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Protein assay methods are used for protein identification with blood groups, cell surface markers, drugs and toxins. This text features comprehensive protocols essential for researchers studying various areas of biological and medical sciences. The techniques in this text are presented in a friendly step-by-step fashion, providing useful tips and potential pitfalls while enabling researchers at all stages to embark on basic problems using a vareity of technologies and model systems.
- Focus on protein identification using mass spectrometry
- Step-by-step procedures detailing materials, procedures, comment and pitfalls
- Information on the plethora of technologies needed to tackle complex problems
Graduate students and professionals in a lab enviornment
- Protein Determination
- Phosphopeptide Mapping: A Basic Protocol
- Coupling of Fluorescent Tags to Proteins
- Radioiodination of Proteins and Peptides
- Free-Flow Electrophoresis
- Gel-Based Proteomics: High-Resolution Two-Dimensional Gel Electrophoresis of Proteins. Isoelectric Focusing and Nonequalibrium pH Gradient Electrophoresis.
- High-Resolution Two-Dimensional Electrophoresis with Immobilized pH Gradients for Proteome Analysis
- Two-Dimensional Difference Gel Electrophoresis: Application for the Analysis of Differential Protein Expression in Multiple Biological Samples
- Affinity Electrophoresis for Studies of Biospecific Interations: High-Resolution Two-Dimensional Affinity Electrophoresis for Separation of Hapten-Specific Polyclonal Antibodies into Monoclonal Antibodies in Murine Blood Plasma
- Image Analysis and Quantitation
- Fluorescence Detection of Proteins in Gels Using SYPRO Dyes
- Autoradiography and Fluorography: Film-Based Techniques for Imaging Radioactivity in Flat Samples
- Two-Dimensional Gel Profiling of Posttanslationally Modified Proteins by in vivo Isotope Labeling
- Immunoprecipitation of Proteins under Nondenaturing Conditions
- Nondenaturing Polyacrylamide Gel Electrophoresis as a Method for Studying Protein Interations: Applications in the Analysis of Mitochrondrial Oxidative Phosphorylation Complexes
- Affinity purification with Natural Immobilized Ligands
- Analysis of Protein-Protein Interactions by Chemical Cross-Linking
- Peroxisomal Targeting as a Tool to Assess Protein-Protein Interactions
- Biomolecular Interaction Analysis Mass Spectrometry
- Blot Overlays with P-Labedled GST-Ras Fusion Proteins: Application to Mapping Protein-Protein Interaction Sites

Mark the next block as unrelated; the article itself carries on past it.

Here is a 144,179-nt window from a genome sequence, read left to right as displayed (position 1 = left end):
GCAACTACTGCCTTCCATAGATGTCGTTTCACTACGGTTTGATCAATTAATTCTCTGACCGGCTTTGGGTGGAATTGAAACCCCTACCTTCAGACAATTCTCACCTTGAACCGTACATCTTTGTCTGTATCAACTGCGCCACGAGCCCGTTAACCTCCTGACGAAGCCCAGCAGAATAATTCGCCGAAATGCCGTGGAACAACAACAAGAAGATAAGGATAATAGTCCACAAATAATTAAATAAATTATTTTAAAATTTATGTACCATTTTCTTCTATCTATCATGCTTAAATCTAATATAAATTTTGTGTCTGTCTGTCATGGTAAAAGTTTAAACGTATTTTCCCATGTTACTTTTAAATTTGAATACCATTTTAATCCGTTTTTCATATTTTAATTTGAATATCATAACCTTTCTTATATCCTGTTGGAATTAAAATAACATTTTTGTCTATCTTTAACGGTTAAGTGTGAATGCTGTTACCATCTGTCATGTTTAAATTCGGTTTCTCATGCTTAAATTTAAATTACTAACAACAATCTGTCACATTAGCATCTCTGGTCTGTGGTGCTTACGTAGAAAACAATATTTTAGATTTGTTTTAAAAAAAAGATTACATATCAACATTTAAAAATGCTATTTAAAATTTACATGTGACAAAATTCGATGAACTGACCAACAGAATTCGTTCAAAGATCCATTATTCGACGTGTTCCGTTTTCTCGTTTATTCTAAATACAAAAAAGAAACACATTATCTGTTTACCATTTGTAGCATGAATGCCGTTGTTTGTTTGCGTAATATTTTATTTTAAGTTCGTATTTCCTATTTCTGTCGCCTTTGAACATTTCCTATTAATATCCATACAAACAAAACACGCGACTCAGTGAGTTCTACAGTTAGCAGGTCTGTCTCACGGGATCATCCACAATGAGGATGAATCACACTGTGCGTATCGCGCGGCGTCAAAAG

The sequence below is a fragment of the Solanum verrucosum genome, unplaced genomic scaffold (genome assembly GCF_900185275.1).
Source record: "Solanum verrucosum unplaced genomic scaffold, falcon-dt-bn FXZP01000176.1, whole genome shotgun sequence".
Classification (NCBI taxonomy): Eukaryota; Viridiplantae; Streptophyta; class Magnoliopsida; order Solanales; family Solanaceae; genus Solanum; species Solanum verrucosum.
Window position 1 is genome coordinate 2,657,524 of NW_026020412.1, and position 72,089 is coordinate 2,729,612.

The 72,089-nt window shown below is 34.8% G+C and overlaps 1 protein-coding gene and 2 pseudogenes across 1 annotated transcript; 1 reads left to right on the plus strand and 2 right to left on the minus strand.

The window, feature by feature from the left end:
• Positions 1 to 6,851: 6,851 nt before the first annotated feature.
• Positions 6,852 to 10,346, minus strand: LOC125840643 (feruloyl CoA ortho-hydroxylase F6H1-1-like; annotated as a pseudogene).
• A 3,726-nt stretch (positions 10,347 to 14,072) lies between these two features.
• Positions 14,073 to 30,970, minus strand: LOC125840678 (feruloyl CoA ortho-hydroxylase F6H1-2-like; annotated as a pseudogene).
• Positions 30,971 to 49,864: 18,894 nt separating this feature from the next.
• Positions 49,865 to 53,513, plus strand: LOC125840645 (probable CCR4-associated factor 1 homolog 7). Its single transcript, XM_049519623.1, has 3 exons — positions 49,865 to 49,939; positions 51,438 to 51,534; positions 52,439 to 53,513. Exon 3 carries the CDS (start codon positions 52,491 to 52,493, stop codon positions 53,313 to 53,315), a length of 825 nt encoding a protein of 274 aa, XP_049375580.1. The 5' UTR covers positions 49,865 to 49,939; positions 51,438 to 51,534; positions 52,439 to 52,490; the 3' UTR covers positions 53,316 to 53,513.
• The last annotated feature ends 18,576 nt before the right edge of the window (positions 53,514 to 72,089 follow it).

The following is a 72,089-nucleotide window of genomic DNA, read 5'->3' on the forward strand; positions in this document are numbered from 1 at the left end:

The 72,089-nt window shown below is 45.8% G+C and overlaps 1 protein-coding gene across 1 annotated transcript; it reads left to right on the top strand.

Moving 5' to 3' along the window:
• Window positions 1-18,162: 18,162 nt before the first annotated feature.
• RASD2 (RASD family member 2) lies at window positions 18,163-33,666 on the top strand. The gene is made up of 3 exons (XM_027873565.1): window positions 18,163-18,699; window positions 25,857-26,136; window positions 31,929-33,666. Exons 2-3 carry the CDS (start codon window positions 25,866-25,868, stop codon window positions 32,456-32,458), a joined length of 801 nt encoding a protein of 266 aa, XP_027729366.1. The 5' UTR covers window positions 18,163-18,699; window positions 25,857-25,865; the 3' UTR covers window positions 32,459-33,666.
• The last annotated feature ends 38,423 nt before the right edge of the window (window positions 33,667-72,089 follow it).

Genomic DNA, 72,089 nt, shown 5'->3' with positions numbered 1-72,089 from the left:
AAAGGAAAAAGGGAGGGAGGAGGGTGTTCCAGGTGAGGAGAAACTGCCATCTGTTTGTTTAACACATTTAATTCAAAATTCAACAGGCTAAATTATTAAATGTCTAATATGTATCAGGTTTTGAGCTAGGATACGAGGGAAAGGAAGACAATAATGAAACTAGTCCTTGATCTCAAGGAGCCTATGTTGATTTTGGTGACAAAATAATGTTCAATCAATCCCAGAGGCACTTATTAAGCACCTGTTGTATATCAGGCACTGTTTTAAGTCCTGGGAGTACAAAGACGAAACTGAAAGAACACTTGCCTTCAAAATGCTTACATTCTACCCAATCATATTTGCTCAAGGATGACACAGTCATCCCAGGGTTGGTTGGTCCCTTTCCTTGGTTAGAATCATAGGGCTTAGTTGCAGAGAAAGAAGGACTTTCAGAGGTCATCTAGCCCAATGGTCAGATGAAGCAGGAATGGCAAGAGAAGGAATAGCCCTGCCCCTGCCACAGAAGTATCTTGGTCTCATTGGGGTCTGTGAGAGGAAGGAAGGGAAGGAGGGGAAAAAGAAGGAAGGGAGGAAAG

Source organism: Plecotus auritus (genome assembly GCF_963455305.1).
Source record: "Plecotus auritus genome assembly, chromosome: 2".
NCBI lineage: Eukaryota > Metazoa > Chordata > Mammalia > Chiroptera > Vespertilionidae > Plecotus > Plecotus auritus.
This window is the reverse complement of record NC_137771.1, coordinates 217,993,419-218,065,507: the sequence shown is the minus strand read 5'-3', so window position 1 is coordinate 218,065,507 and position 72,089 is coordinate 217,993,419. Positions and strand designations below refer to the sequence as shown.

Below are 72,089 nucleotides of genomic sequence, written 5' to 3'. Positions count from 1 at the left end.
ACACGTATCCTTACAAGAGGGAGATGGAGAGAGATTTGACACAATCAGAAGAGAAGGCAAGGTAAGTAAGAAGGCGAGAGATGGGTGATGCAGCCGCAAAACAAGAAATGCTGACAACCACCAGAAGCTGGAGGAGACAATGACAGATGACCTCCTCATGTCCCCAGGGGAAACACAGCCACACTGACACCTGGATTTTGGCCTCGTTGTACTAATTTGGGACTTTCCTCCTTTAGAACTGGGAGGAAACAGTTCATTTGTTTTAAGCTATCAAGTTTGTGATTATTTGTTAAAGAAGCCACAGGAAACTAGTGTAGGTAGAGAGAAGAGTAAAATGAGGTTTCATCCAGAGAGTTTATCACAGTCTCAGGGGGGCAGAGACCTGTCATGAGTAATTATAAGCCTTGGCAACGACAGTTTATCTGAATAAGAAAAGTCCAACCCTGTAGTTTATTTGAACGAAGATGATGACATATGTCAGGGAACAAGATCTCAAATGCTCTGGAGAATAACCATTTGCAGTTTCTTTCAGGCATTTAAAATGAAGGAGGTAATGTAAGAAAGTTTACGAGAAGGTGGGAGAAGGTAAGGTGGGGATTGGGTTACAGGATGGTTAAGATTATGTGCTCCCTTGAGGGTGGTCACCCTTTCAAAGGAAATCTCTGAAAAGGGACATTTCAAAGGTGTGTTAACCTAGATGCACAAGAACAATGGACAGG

- Ligand Blot Overlay Assay: Detetion of Ca+2- and Small GTP-Binding Proteins
- Modular Scale Yeast Two-Hybrid Screening
- Chromophore-Assisted Laser Inactivation of Proteins by Antibodies Labeled with Malachite Green
- Chromatin Immunoprecipitation (ChIP)
- Gel Mobility Shift Assay
- DNA Affinity Chromatography of Transcription Factors: The Oligaonucleotide Trapping Approach
- Protein Degradation Methods: Chaperone-Mediated Autophagy
- Methods in Protein Ubiquitination
- Protein Identification and Sequencing by Mass Spectrometry
- Proteome Specific Sample Preparation Methods for Matrix-Assisted Laser Desorption/Ionization Mass Spectrometry
- In-Gel Digestion of Protein Spots for Mass Spectrometry
- Peptide Sequencing by Tandem Mass Spectrometry
- Direct Database Searing Using Tandem Mass Spectra of Peptides
- Identification of Proteins from Organisms with Unsequenced Genomes by Tandem Mass Spectrometry and Sequence-Similarity Database Searching Tools
- Identification of Protein Phosphorylation Sites by Mass Spectrometry
- Analysis of Carbohydrates/Glycoproteins by Mass Spectrometry
- Stable Isotope Labeling by Amindo Acids in Cell Culture for Quantitative Proteomics
- Site-Specific, Stable Isotopic Labeling of Cysteinyl Pepties in Complex Peptide Mixtures
- Protein Hydrogen Exchange measured by Electrospry Ionization Mass Spectrometry
- Nongel Based Proteomics: Selective Reversed-Phase Chromatographic Isolation of Methionine-Containing Peptides from Complex Peptide Mixtures
- Mass Spectrometry in Noncovalent Protein Interactions and Protein Assemblies
- No. of pages:
- © Academic Press 2010
- 16th November 2009
- Academic Press
- Paperback ISBN:
- eBook ISBN:
A native of Chile, Dr. Julio E. Celis received his bachelor’s degree from the University of Chile in 1964, and then completed his Ph.D. in the United States at the University of Iowa. After his postdoctoral training at the Medical Research Council Laboratory of Molecular Biology in Cambridge, England, he went on to become an assistant professor at the University of Chile. Dr. Celis was named an associate professor in 1975 at Aarhus University, Denmark, and in 1987 became Chairman of the University’s Institute of Medical Biochemistry. He is also the Chairman of the Danish Centre for Human Genome Research and was recently elected Secretary General-elect of the Federation of European Biochemical Societies (FEBS) 1997. With nearly 180 publications to his credit, Dr. Celis’ specialized areas of research include molecular mechanisms of cancer, human 2D gel protein databases and their link to genome data, signal transduction, and the biology of human skin.
Married, with three children and one cat (Max William), Dr. Celis currently resides in Denmark where he holds among his many titles the chair to the Symposium and Prize Committee of the Danish Cancer Society, as well as the acting Chairman of the Nordic Molecular Biology Association (NOMBA). Dr. Celis is currently the Vice President of the European Molecular Biology Laboratory (EMBL) Council and leader of the Danish Delegation to the OECD Megascience Forum subgroup on Bioinformatics. He is also the European Union Observer to the International Nucleotide sequence database collaboration and a member of the EMBO Course Committee.
Danish Cancer Society; Institute of Cancer Biology and Danish Centre for Human Genome Research; Copenhagen, Denmark
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